Lately, talk of inequality has dominated the media. Everybody is talking about it. Probably because of this year’s Davos Summit, but everyone seems to be keen on reminding us just how economically unbalanced the world is. Just how a few people own huge amounts of wealth, while the rest live on breadcrumbs.
Yesterday, it seems Mark Carney, governor of the Bank of England entered the fray, when he said:
“Without this risk sharing, the euro area finds itself in an odd position,”
While the context of Mr Carney’s statement may have been different to the subject of this post, and directed more to institutions on a country level, on a personal level, I don’t believe in the RobinHoodesque notion of ‘stealing’ from the rich to give to the poor. I don’t believe that such an approach works because it’s a dangerous idea that is not only open to abuse, but that can backfire. And before you jump on me and criticise my socialist credentials, let me qualify it.
I know inequality is real, and I know its crippling effects on people and communities across the world, especially in poor countries.
My contention is that if people work hard to earn their money, if they pay their taxes and do not accrue wealth using dodgy (or outright illegal means); if they do not use tax havens or other immoral ways of depriving governments of the much-needed lifeblood of corporation tax; if these business magnets are no more than scions bequeathed of inherited blood money (money tarnished with the proceeds of slavery and colonisation), if they have earned their way to the top, why should anybody sensible think it is a good idea to take it away from them?
I believe in fairness, I believe that corporations must pay their fair share in taxes. That the government must act in the interests of the people, not just working for the interests of corporations. I believe that those who are rich, or who have the means, must do more to help the disadvantaged – whose spending ironically often drives the profits. Doing all these things will likely lead to less inequality, less strife, and better social harmony.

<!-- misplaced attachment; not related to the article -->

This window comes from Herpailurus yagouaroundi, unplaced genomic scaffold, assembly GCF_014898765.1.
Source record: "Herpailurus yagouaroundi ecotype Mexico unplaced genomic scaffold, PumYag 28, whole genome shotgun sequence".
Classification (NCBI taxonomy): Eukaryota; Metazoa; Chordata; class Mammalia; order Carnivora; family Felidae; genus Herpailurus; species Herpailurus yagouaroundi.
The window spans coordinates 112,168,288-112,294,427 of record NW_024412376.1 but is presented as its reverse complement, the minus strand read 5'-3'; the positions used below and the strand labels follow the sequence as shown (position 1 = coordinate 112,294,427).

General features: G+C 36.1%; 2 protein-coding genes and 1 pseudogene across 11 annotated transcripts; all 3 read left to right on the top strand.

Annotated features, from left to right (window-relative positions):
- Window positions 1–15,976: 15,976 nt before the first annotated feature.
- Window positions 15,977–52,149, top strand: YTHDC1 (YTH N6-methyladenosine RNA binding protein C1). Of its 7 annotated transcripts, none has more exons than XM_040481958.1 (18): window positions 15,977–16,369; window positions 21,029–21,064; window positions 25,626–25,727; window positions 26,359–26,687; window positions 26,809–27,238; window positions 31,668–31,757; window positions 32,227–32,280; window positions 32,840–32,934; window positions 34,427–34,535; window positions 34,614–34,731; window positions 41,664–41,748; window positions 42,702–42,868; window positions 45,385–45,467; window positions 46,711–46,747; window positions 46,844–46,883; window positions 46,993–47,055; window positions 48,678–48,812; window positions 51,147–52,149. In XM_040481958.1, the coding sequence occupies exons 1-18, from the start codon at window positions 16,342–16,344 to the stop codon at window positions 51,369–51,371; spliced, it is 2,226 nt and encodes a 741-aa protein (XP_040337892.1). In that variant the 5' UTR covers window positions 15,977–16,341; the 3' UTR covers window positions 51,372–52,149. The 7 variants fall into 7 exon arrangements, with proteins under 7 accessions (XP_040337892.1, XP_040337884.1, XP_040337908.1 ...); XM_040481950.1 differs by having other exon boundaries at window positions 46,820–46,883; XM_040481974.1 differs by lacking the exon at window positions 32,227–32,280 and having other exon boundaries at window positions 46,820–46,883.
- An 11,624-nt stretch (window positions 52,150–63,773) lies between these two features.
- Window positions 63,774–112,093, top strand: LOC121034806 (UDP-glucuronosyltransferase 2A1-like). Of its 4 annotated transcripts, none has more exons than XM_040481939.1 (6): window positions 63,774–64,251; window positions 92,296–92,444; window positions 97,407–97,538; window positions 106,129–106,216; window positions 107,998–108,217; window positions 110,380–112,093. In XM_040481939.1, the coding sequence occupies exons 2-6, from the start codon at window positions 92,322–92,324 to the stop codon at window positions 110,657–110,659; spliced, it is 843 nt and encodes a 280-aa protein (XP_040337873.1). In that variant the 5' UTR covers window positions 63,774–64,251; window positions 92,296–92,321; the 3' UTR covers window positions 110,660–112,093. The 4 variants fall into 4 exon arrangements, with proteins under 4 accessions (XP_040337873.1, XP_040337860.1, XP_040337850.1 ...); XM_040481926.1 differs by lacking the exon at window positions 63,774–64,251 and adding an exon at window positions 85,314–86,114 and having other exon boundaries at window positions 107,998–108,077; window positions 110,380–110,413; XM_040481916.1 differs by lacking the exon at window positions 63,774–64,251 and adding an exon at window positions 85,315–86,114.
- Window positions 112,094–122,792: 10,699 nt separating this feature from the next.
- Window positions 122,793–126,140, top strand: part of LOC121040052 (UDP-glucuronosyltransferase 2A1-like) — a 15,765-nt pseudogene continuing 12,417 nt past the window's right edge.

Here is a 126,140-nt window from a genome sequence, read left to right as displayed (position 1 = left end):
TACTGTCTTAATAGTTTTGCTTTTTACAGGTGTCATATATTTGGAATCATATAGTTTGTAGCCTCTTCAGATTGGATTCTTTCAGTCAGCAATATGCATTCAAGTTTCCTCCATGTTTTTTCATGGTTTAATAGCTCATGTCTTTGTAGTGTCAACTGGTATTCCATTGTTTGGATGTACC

And here’s why:
If you look at recent events, not only comments made at Davos, what you find is that it’s not so much that the money isn’t there. Instead the problem is that the money which is made on the back of extremely liberal national and international tax regimes – is stashed away in enclaves where cash-strapped governments be they in Africa or elsewhere cannot get to it.
As a result the government cannot sufficiently invest in services, cannot create jobs or help those at the bottom of the pyramid improve their lives. This increases inequality, including spurning side effects such as crime and social unrest.
So then, where’s a good place to start, when addressing this problem of inequality?:-
1. Change the laws to ensure that companies pay a fair share in taxes from the revenues they generate.
Essentially, it also means being firm with tax havens to reveal the sources of blood money or any untaxed funds.
2. Crack down on corruption, and stop illicit financial outflows.
3. Streamline services (a streamlined small government that is cheaper and efficient to run is preferrable to an inefficient large and bloated government that is expensive to run).
4. Stop unnecessary privatisation. But encourage responsible Investment
Everybody knows that employment tax revenues are not a sufficient revenue source. That’s why there are so many governments across the world that have budget deficits, simply because all the tax companies pay plus the tax their employees pay – IS NOT ENOUGH to sustain all the functions of government. From Britain, the US, France, Ireland, Italy and Greece to South Africa, Malawi, Ethiopia and Mozambique, and many others, budget deficits and debt are commonplace. As a consequence most of these countries fail to adequately invest in healthcare, in poverty alleviation, in education, in job creation for young people, in women’s health and advancement…because there isn’t enough money coming into the government coffers for them to spend on these things.
Simply put, the state has no full-time job and is only employed part-time. So how the hell can it spend, or raise its family properly?
5. Instead of privatisation, countries should enter into joint venture partnerships with businesses, for win-win deals because these will not only provide tax revenues from employment tax, and corporation tax, but will additionally earn the government dividends (which can be significantly higher than corporation tax and employment tax combined).
It also means deals that involve raw materials should principally benefit the people of the country in which the raw material is first (NOTE I’m not using ‘politicians’ or a country’s leaders here. Contracts must benefit the people not a handful of politicians). As I like to put it, when was the last time an African mining company was given a 70% mining/ oil drilling stake in Europe or the Americas?
Providing Aid is not good enough, emphasis on ‘Trade not Aid’ (other than Fairtrade or better) is becoming cliché. Further, I think the advantages of possessing a first degree are overstated. In my experience they rarely equip students with entrepreneurial skills.
What is required to begin denting inequality is to train young people to be ‘go-getters’. And that is a different ball game altogether over and above merely providing a quality education.
7. Finally invest in services (hospitals, transport, policing and security, infrastructure, the youth and women, etc) including investing in things like ecofriendly energy. Because if everybody paid their dues, such investment would create jobs. And they’d be enough funds for people to receive living wages.